The United States District Court for the Northern District of Texas recently issued several important decisions in MDL No. 1983, a multidistrict litigation proceeding designed to address claims related to employee benefit plans created under § 412(i) and § 419 of the Internal Revenue Code. For example, in two similar § 419 cases, the Court reaffirmed its earlier rulings and dismissed plaintiffs’ fraud-based claims with prejudice. The Court concluded that the allegations that plaintiffs were induced to establish § 419 plans based on allegedly fraudulent representations that the plans would be valid and subject to favorable future tax consequences were simply non‑actionable statements of opinion or predictions of future action. The Court explained that because plaintiffs could identify no law or IRS guidance that made plaintiffs’ § 419 plan illegal when the policies were sold, “any representations or omissions made … about the tax benefits or legality of the plans were not false when made but rather non-actionable opinions or predictions regarding future IRS enforcement.”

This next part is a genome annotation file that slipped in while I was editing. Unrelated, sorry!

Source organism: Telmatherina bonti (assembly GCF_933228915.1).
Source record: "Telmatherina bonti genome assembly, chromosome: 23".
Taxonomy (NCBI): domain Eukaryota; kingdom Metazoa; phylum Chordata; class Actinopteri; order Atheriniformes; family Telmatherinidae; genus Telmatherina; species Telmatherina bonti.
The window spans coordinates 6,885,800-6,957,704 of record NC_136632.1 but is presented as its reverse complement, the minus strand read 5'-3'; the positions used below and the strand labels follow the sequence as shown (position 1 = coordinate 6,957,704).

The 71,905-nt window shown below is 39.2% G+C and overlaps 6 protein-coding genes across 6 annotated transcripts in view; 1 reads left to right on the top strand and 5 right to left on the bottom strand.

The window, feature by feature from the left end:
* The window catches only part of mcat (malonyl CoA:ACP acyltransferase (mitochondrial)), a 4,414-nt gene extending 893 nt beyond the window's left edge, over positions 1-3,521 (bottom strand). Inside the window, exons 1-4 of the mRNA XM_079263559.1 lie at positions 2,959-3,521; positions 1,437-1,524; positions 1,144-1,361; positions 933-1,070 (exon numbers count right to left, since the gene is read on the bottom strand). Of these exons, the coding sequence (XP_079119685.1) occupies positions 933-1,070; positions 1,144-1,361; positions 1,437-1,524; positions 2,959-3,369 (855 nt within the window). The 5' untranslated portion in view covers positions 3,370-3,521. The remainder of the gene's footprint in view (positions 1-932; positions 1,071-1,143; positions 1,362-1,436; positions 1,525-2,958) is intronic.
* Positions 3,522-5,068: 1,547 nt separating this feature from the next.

On a related note, the United States District Court for the Southern District of Florida recently granted the defendant insurer’s motion for final summary judgment in a lawsuit relating to the use of insurance policies to fund defined benefit pension plans under § 412(i) of the Internal Revenue Code. In that case, plaintiffs established a § 412(i) pension plan and purchased insurance policies issued by the insurer to fund the plan. The IRS audited plaintiffs’ plan and concluded that the plan failed to comply with § 412(i)(3) because it was “overfunded.” Plaintiffs sued, arguing that the insurance policy was unsuitable for use in a § 412(i) plan. However, the court concluded that the § 412(i) plan’s alleged noncompliance with § 412(i) was not caused by any incompatibility between the insurance policy and § 412(i). Rather, the IRS concluded the plan violated § 412(i)(3) because plaintiffs purchased too much insurance and overfunded the plan – a point which plaintiffs’ own expert conceded. Plaintiffs also argued that the insurer had guaranteed that plaintiffs’ § 412(i) plan would comply with § 412(i). However, the Court concluded that the insurer made no such promise and, to the contrary, repeatedly disclosed that it did not establish or administer § 412(i) plans; guarantee the validity of any such plans; or provide tax or legal advice regarding these plans.